One of the major challenges facing the farm is the poor soil quality. It takes three years to build good soil. Another challenge is working in areas that need to be fenced in. Unfortunately, because of the high risk of theft and vandalism, the farm will need a perimeter fence. The farm also faces a short supply of tools and still needs to build a watering system, a greenhouse, and a potting shed while availing of grants, donations, and fundraisers.

However, in the past two months, farmers, students and volunteers have been busy clearing brush, loosening and aerating the soil, building compost bins, constructing a bridge, planting herbs and salad greens, making a path and designing artwork for the fence.

“I’m really glad we’re doing it from the ground up,” said Adam Taylor, 28, a junior in environmental science. “We’re the first group of students in here this semester. We’ve been doing everything from just getting the land ready to work with, to building small sheds, and compost heaps, and getting everything just going.”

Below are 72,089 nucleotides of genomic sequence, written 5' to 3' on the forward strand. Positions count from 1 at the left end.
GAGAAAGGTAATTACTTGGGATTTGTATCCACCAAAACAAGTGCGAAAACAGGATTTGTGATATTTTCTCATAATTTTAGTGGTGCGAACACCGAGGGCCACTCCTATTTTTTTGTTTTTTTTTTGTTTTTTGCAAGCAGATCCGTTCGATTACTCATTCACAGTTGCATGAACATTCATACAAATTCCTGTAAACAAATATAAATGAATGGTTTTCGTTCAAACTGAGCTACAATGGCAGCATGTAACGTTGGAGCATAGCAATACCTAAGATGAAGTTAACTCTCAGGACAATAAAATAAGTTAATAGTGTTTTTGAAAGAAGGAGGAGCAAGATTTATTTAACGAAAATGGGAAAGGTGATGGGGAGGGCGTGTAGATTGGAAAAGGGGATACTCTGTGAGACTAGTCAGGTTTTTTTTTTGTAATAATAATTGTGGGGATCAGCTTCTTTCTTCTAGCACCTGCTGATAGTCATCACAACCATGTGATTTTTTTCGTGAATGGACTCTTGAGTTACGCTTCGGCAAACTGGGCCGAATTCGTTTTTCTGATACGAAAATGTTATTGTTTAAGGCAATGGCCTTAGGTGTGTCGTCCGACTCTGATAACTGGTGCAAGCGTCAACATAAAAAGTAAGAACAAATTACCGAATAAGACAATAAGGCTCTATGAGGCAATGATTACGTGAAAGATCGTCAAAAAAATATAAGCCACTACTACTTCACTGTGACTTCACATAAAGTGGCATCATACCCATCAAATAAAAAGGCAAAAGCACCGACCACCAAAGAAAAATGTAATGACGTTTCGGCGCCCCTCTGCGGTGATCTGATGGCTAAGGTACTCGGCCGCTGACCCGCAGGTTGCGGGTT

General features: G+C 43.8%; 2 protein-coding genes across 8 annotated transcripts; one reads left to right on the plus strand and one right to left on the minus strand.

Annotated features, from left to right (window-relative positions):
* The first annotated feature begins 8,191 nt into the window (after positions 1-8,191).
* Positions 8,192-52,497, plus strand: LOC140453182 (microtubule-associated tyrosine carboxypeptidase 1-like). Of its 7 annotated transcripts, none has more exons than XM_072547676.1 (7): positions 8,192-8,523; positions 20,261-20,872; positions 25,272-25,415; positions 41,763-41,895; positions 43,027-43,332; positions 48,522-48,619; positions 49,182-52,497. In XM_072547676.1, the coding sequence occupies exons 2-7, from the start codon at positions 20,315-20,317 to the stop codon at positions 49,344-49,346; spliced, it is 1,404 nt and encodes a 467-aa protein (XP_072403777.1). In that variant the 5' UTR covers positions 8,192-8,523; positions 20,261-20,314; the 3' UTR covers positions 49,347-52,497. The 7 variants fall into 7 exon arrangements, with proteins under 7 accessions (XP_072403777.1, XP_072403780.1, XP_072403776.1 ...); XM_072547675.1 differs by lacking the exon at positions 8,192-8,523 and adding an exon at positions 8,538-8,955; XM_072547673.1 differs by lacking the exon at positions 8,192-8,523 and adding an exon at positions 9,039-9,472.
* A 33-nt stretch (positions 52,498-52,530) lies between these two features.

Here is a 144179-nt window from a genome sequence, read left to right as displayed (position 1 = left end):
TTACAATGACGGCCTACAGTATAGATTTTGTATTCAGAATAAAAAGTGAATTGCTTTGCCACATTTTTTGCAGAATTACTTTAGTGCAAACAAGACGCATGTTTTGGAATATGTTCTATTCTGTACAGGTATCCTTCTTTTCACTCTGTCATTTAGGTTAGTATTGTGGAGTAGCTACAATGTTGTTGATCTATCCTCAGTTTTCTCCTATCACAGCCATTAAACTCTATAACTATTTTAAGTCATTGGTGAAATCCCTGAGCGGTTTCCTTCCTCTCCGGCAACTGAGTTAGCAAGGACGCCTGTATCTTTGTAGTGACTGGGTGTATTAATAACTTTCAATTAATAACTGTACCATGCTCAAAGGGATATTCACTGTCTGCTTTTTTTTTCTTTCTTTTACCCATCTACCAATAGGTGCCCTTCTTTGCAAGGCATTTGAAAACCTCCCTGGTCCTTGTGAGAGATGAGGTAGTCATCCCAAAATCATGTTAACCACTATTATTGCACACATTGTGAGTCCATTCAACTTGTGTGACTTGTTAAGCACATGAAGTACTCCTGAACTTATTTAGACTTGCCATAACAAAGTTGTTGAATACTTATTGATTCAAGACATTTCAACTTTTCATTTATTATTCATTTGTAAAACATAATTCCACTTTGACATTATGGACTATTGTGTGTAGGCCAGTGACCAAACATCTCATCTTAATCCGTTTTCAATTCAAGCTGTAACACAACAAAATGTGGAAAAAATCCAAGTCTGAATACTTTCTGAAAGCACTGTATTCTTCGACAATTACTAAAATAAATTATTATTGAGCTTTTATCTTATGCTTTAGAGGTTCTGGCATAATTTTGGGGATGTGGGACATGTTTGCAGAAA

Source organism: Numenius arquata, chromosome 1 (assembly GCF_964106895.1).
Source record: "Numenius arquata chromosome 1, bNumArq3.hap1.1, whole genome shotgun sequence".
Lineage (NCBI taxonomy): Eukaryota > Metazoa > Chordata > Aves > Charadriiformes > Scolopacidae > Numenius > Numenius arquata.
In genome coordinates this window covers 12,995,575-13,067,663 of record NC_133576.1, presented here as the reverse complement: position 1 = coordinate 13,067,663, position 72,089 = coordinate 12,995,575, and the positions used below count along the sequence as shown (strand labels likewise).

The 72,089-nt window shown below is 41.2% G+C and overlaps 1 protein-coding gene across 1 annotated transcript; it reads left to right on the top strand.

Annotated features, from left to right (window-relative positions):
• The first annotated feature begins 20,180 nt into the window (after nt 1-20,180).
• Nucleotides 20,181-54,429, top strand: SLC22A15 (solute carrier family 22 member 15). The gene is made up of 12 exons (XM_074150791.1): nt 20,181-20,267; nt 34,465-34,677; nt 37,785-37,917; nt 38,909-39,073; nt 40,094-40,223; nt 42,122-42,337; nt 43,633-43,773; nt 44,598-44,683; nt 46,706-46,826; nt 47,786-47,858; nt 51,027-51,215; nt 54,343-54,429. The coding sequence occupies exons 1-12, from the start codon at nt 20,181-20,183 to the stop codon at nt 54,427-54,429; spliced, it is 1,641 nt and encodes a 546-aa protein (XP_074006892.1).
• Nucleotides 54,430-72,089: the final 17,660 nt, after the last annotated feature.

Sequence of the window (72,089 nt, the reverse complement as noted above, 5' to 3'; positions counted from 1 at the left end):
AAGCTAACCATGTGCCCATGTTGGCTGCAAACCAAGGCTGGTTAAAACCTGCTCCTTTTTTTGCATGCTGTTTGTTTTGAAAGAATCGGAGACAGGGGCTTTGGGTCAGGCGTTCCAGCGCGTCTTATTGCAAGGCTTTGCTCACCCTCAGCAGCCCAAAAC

Kim Lopez, 25, a sophomore of food and nutrition, said she feels really happy to be a part of the program.

“Every day is amazing because you learn something new,” she said. “Your thumb gets greener every day.”

Marc Bailey, 35, a part-time engineer and volunteer, agrees.

“It’s great. Paul and Julia are so knowledgeable and have so much experience that everyday it’s learning hands-on, which is so different from learning from books,” Bailey said. “Seeing how it’s actually done and just having that wisdom there . allows me to . be confident in trying things (in my own garden) since we’ve already done it here. I can do it on my own.”

“It’s a lot of fun. Julia is a fun character. She likes to hula hoop, and get things going, and singing songs,” Taylor added. “And Paul is basically an encyclopedia of knowledge. We haven’t stumped him yet. He’s great to work with.”